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Thursday afternoon, after 14 hours of deliberation, the jury returned with a verdict in Bill Cosby’s retrial for the sexual assault of Canadian basketball player and university administrator Andrea Constand. They found the comedian guilty on three counts of sexual assault against Ms. Constand, with each count holding a maximum sentence of 10 years in prison. At 80 years-old, Cosby could be sentenced to up to 30 years behind bars. Sentencing will be determined by a judge based on three types of psychological evaluation.

Other alleged victims of the comedian were in the courtroom as the verdict was read, and there were tears and cheering before security warned the women to quiet down or leave. Five of those women had been permitted to testify during the trial and have said they see the guilty ruling as a win for themselves as well.

Cosby did not go silently, however. After the verdict was read out, a discussion followed about whether Cosby is a flight risk and whether he should be kept in custody or allowed to return home to await sentencing. Bail was set at $1 million but the prosecutor on the case argued that Cosby is a flight risk and said that he could potentially flee on his private plane.

Cosby hit back quickly, yelling, “He doesn’t have a plane, you asshole.”

In a press conference following the verdict, Andrea Constand’s lawyer Dolores Troiani spoke on her client’s behalf while Constand looked on.

“I am so happy today that I can say — although justice was delayed, it was not denied,” Troiani said, “It took a lot of courage for [Constand] to come back and to do this. There are so many people who have expressed their admiration for her. Millions, and I do mean millions, of people have admired her courage, admired her calm and admired her demeanor.”

Attorney Gloria Allred, who represents 33 of Cosby’s other accusers, also addressed the press. She called the verdict – which is the first of the Me Too era – “herstoric.”

“In the beginning, many were not believed,” she said, “We are so happy that finally we can say: women are believed and not only on #MeToo but in a court of law where they were under oath, where they testified truthfully . . . where there were attempts to discredit them. And after all is said and done, women were finally believed.”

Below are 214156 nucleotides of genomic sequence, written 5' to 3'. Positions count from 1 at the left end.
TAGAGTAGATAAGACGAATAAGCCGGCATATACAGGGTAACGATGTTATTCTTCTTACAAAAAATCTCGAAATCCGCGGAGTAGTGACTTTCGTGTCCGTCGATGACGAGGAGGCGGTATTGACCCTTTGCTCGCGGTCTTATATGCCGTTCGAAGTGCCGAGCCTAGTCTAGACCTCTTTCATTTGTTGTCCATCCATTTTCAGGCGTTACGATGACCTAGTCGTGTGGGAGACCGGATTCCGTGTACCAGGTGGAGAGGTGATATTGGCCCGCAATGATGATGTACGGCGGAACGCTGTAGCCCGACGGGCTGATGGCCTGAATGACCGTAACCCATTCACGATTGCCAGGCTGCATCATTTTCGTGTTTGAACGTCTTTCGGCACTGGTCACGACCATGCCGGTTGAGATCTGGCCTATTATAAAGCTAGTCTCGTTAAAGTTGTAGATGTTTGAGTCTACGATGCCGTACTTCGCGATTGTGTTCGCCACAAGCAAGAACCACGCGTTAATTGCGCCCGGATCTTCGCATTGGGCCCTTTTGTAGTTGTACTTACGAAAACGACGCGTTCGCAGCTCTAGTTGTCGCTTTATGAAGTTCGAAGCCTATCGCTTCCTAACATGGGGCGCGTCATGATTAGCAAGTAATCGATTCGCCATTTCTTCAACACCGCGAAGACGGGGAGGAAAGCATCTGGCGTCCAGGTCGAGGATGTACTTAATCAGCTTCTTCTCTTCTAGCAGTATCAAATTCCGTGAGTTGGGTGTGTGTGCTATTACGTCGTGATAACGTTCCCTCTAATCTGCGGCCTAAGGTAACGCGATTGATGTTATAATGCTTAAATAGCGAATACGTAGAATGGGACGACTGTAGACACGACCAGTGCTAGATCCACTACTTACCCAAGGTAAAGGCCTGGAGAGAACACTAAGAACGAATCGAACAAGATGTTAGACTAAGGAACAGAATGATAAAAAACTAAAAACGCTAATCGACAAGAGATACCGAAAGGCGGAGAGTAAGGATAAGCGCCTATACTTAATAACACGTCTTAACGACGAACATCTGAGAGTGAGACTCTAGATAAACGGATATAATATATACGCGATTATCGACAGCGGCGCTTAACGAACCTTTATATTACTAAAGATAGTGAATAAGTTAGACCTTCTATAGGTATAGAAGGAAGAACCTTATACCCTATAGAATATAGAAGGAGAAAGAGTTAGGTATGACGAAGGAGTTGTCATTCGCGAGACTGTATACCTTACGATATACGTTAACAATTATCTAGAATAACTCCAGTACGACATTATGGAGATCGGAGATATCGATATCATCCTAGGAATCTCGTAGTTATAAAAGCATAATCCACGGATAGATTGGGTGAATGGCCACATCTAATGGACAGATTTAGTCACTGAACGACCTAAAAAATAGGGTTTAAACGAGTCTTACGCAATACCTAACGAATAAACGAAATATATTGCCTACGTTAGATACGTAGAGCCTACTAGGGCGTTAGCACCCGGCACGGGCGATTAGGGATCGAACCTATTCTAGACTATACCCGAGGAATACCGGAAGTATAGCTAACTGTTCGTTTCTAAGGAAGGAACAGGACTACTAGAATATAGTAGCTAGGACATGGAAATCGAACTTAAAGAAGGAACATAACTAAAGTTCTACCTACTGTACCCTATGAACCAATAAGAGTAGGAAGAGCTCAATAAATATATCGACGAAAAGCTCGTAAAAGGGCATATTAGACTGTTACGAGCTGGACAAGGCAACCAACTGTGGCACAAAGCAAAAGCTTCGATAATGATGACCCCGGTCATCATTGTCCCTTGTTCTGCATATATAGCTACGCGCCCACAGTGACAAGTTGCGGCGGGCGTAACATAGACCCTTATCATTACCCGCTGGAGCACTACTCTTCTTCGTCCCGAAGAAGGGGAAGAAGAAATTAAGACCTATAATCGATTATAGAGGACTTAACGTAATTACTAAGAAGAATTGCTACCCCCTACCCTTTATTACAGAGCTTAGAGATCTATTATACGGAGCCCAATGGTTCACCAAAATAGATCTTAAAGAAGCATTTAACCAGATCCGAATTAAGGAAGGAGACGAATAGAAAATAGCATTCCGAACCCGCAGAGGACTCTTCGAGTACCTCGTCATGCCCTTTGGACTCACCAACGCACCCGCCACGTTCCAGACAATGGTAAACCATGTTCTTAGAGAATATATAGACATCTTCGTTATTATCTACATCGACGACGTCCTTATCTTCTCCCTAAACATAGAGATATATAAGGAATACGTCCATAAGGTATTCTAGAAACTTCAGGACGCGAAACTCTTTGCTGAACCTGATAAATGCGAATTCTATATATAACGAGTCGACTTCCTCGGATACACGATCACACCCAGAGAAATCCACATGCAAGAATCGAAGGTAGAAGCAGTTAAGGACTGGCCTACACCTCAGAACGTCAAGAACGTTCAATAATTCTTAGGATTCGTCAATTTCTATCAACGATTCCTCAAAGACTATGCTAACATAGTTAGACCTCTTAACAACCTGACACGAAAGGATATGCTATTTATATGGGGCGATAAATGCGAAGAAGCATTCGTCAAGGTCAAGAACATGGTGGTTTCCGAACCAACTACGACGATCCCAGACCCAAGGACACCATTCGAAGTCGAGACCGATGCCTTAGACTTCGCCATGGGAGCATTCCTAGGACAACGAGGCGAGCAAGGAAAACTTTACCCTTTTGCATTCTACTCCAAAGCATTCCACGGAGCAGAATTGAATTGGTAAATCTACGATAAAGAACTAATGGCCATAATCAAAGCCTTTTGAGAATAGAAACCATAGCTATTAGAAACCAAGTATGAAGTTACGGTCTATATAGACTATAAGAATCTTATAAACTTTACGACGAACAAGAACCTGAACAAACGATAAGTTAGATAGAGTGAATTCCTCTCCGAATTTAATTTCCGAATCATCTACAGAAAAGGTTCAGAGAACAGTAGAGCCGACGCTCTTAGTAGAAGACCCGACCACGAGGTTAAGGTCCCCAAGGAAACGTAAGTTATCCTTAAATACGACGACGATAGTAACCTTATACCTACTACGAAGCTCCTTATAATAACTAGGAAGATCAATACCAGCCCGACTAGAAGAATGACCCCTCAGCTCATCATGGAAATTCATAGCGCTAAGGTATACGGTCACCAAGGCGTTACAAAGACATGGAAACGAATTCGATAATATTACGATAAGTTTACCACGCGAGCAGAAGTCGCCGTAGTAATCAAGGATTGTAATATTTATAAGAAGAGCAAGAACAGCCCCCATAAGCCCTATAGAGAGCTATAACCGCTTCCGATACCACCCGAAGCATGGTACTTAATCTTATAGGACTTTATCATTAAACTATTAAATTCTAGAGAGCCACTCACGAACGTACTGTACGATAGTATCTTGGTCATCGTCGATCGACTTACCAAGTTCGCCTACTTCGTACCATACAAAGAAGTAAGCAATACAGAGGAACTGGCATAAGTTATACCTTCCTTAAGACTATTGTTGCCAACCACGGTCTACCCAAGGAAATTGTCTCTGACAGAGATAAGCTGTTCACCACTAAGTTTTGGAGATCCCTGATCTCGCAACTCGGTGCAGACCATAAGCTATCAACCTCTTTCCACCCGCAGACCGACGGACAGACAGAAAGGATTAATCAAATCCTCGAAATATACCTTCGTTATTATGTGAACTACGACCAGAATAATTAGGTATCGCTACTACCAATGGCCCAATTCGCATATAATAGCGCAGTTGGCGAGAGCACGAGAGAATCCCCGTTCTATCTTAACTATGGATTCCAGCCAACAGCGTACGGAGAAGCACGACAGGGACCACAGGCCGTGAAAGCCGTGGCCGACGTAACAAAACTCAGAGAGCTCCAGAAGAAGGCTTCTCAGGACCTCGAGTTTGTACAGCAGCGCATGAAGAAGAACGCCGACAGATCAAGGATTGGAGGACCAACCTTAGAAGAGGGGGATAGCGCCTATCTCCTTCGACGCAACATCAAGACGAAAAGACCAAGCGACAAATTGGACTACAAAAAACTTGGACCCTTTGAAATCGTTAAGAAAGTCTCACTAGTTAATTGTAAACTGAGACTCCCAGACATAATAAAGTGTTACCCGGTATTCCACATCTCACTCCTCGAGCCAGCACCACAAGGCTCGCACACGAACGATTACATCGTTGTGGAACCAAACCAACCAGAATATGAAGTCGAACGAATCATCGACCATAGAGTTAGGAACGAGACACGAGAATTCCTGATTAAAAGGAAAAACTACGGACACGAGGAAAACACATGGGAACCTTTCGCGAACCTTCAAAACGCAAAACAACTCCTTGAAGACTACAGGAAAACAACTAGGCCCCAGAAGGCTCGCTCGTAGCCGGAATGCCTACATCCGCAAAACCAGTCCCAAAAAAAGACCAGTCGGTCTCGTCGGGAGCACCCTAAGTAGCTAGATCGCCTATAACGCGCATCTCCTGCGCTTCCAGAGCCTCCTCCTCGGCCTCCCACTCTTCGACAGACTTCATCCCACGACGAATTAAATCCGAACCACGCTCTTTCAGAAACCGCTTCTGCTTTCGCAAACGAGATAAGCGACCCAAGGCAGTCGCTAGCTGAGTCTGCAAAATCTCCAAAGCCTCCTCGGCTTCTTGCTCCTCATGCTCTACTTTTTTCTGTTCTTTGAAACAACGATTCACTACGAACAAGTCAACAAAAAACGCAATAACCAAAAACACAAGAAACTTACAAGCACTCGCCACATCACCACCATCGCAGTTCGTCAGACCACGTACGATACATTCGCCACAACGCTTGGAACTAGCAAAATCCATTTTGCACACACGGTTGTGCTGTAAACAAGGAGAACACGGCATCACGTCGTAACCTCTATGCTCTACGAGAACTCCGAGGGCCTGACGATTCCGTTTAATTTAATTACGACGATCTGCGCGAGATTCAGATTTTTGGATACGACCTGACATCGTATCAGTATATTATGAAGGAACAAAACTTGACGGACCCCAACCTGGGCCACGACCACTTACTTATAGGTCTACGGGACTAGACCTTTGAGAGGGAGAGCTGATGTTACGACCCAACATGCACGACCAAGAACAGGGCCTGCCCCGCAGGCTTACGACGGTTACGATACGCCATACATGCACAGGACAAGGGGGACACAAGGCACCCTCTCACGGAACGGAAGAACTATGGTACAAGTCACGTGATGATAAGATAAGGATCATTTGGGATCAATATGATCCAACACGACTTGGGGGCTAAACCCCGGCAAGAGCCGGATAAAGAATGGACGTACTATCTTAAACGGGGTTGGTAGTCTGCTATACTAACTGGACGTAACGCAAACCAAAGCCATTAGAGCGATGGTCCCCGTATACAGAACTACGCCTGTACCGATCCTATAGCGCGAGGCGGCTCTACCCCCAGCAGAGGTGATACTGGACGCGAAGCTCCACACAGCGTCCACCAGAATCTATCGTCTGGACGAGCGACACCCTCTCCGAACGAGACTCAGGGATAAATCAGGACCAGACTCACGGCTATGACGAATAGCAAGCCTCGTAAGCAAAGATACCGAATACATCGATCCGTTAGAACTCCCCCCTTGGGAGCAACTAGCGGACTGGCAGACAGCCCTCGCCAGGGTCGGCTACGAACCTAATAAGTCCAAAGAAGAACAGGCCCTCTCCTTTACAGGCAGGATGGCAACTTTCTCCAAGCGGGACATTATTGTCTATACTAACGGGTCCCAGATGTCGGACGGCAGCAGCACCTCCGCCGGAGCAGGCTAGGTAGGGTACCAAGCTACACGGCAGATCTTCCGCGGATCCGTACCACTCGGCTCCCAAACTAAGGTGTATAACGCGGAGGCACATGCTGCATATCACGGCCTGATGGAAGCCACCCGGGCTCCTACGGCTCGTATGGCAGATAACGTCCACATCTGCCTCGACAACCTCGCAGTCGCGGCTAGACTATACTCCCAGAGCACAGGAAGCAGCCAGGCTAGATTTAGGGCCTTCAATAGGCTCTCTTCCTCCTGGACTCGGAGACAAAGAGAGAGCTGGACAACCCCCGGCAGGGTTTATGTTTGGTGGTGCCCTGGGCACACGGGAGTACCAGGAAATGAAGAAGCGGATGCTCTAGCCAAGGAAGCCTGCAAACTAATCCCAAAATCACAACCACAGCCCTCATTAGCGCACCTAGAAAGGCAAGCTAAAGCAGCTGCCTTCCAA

The gratefulness and joy of the accusers was reflected and amplified by scores of women (and men) on social media who also hoped that the verdict might bring some peace to the other accusers who won’t get a court date.

Other people pointed out that while the guilty verdict is a win for the Me Too movement, it is nowhere near the end of the fight. There are millions of women who have spoken out in the months since Harvey Weinstein’s misconducts broke this whole thing open. Yes, women are being believed more than ever before, but only one high-profile case has gone to trial. And it took TWO trials just to see a guilty verdict.

Realists pointed out further that there is a racial component to this case as well. While it is incredible that a powerful man who used his position of fame to intimidate women into silence has been found guilty, it is unlikely that Weinstein, Kevin Spacey or Matt Lauer will see the inside of a court room. Others offered even more of a reality check by pointing out that there are still gross injustices in the American (and all) legal systems and that the law doesn’t function in the way it was intended to for marginalized groups of people. This is a historic day for women, but so many others will never see the same triumph of justice.

Then there was the opposition, who still believe Cosby to be innocent and accused the women of lying to smear the star and get paid. Cosby’s public relations team was in top gear, calling the trial a “public lynching,” comparing the case to that of Emmett Till and again reiterating that all 60 women who have made accusations against Cosby must be lying.

The criticism continued online with people suggesting that the women just wanted fame. Farther along the spectrum, there were also people who theorized that the Me Too movement is a “gender war against men.”

And here, here are the women who just learned that a jury found their abuser guilty.